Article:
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Web technologies -- Laboratory 4 -- 2009-2010 -- info.uvt.ro

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Templating engines[edit]

A Templating Engine is software that is designed to process templates and content information to produce output documents. It can be successfully used in Web content generation. It allows separating

Examples include:

  • Velocity (Java)
  • Freemarker (Java)
  • JavaServerPages (Java)
  • Phptal (PHP)
  • Smarty (PHP)
  • ActiveServerPages (.NET)
  • XSLT (XML)

The main advantages of Templating Engines is that they:

  • Enforce the separation of functional responsibility (eg. designer from programmer)
  • Promote division of labor
  • Provide easier syntax
  • Increase security

Templating Engines can be used in:

  • Servlet-based Web applications
  • Java and SQL code generation
  • XML processing and transformation
  • Text processing, such as RTF file generation

Examples[edit]

Velocity[edit]

Download from : http://apache.unixteacher.org//velocity/engine/1.7/velocity-1.7.zip (Project website http://velocity.apache.org/download.cgi)

When using Velocity, information is usually retrieved from beans. Consider for example the following code which displays Welcome John to your first Velocity application. Your email address is john@student.com.

import java.io.StringWriter;
import org.apache.velocity.app.VelocityEngine;
import org.apache.velocity.Template;
import org.apache.velocity.VelocityContext;
 
public class VelocityTest {
	public static void main( String[] args ) throws Exception {
		// Get and initialize an engine
		VelocityEngine ve = new VelocityEngine();
		ve.init();
		// Get the Template
		Template t = ve.getTemplate( "hello.vm" );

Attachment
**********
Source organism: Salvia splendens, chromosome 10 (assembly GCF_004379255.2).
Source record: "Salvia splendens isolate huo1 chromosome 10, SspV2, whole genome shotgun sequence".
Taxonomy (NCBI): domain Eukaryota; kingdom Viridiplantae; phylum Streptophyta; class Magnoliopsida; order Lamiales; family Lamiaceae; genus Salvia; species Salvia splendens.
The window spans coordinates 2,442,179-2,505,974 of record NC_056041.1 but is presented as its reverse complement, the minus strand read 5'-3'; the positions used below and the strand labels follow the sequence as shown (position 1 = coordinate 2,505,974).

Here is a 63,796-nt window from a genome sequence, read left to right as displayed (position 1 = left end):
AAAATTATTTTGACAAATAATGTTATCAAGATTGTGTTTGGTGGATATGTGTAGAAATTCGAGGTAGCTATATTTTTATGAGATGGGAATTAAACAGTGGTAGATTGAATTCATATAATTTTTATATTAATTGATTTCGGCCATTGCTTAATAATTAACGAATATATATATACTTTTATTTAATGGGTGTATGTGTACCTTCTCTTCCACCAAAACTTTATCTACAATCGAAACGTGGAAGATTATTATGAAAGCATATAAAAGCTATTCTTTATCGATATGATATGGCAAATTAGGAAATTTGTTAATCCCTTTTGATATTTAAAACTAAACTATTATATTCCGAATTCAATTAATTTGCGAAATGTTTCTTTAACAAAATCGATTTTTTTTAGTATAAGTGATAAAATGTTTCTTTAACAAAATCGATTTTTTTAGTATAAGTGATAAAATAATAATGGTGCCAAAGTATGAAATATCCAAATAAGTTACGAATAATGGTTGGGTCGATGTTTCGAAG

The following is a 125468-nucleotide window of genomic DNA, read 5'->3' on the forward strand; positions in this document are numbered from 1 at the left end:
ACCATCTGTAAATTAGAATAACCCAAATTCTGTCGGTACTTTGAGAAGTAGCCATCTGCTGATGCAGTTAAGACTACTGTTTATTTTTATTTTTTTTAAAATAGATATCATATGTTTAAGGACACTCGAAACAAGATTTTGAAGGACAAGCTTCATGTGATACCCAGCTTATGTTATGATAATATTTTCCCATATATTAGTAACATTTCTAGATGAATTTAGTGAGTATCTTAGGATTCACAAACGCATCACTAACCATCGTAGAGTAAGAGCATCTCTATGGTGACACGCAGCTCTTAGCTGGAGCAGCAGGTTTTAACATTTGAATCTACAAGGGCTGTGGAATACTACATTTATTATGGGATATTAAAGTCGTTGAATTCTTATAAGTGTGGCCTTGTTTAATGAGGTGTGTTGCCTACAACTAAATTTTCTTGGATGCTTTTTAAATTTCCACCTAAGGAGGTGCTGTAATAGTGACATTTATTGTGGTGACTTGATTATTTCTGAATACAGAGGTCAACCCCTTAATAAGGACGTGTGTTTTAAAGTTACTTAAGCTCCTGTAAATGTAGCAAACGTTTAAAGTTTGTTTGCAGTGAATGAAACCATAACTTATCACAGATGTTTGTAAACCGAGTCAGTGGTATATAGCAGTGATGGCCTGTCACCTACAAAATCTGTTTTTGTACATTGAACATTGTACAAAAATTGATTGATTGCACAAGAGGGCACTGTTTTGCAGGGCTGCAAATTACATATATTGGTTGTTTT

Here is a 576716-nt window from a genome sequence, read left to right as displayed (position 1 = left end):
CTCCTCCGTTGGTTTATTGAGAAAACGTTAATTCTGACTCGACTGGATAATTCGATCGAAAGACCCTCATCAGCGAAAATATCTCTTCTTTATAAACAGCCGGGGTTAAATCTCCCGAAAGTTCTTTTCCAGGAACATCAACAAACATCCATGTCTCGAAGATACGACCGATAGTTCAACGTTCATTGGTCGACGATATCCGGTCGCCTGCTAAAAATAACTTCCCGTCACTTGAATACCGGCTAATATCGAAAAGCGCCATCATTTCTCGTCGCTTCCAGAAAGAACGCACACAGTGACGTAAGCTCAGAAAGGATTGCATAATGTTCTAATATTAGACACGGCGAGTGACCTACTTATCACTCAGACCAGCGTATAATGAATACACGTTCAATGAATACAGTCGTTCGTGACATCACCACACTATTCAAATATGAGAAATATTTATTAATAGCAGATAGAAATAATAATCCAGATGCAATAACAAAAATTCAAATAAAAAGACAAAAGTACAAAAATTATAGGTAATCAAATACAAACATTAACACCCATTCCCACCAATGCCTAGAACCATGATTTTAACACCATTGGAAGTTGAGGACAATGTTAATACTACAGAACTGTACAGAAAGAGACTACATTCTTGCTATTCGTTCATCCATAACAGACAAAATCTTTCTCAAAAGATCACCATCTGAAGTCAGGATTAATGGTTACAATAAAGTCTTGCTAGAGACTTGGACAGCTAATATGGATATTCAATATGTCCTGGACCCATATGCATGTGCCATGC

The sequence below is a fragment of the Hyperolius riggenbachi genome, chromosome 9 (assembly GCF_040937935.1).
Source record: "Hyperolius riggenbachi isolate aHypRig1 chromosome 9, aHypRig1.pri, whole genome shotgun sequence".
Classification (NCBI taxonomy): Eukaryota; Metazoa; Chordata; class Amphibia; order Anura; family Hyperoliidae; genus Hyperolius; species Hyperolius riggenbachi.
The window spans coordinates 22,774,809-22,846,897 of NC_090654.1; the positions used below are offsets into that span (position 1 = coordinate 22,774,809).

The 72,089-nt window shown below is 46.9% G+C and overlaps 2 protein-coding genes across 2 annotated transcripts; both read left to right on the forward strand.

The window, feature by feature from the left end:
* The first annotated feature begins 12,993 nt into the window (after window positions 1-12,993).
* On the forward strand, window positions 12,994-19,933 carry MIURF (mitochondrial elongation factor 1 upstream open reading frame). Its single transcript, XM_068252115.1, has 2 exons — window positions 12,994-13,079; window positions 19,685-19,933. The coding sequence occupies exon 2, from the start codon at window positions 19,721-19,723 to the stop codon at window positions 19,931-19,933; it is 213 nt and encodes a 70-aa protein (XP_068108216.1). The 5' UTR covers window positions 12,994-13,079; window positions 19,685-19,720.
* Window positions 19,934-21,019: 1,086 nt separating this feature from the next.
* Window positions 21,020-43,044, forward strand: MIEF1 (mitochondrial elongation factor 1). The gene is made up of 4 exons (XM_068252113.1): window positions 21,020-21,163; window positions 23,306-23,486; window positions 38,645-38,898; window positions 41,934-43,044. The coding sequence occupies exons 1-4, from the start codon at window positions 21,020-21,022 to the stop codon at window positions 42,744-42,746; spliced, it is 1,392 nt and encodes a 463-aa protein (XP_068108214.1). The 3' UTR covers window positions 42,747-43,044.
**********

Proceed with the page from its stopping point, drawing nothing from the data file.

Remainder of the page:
// Create a context and add data
		VelocityContext context = new VelocityContext();
		UserInfo user = new UserInfo("John", "john@student.com");
		context.put("user", user);
		// Render the template into a StringWriter
		StringWriter writer = new StringWriter();
		t.merge( context, writer );
		// Show the result
		System.out.println( writer.toString() ); 
	}
}
 
public class UserInfo {
	private String user, email;
 
	public UserInfo (String name, String email) {
		this.user = name;
		this.email = email;
	}
 
	public String getUser() {
		return this.user;
	}
 
 
	public String getEmail() {
		return this.email;
	}
}

where the hello.vm file looks like:

Welcome $user.user to your first Velocity application. Your email address is $user.email.

IMPORTANT: notice that we do not have to use the exact getters for retrieving the value of the fields. Velocity takes care of that for use by using Java Reflection.

You can also use directives such as:

  • #set()
  • #if()
  • #else
  • #elseif()
  • #end
  • #foreach()
  • #include()
  • #parse()
  • #macro()

Links:

Exercises[edit]

  • Start from the data in XML format from the previous laboratory. Create beans and/or lists for it and populate them with data directly from within java code. Generate the same HTML code, as in the previous laboratory, using a Velocity template.
  • BONUS: Create a simple web server based based on the client-server exercise from [1] as follows:
    • the client should send an HTTP request on a socket on which the server listens;
    • the server should interpret the request:
      • if the request is valid the response should contain the 200 OK message plus the HTML code generated in the previous exercise;
      • if the request is invalid the response should contain 400 Bad Request message.
    • the client should display at stdout the received HTML if the response's code is 200 and the message Bad request in case of error 400.

The first person that solves the bonus exercise receives a 10 as its first grade.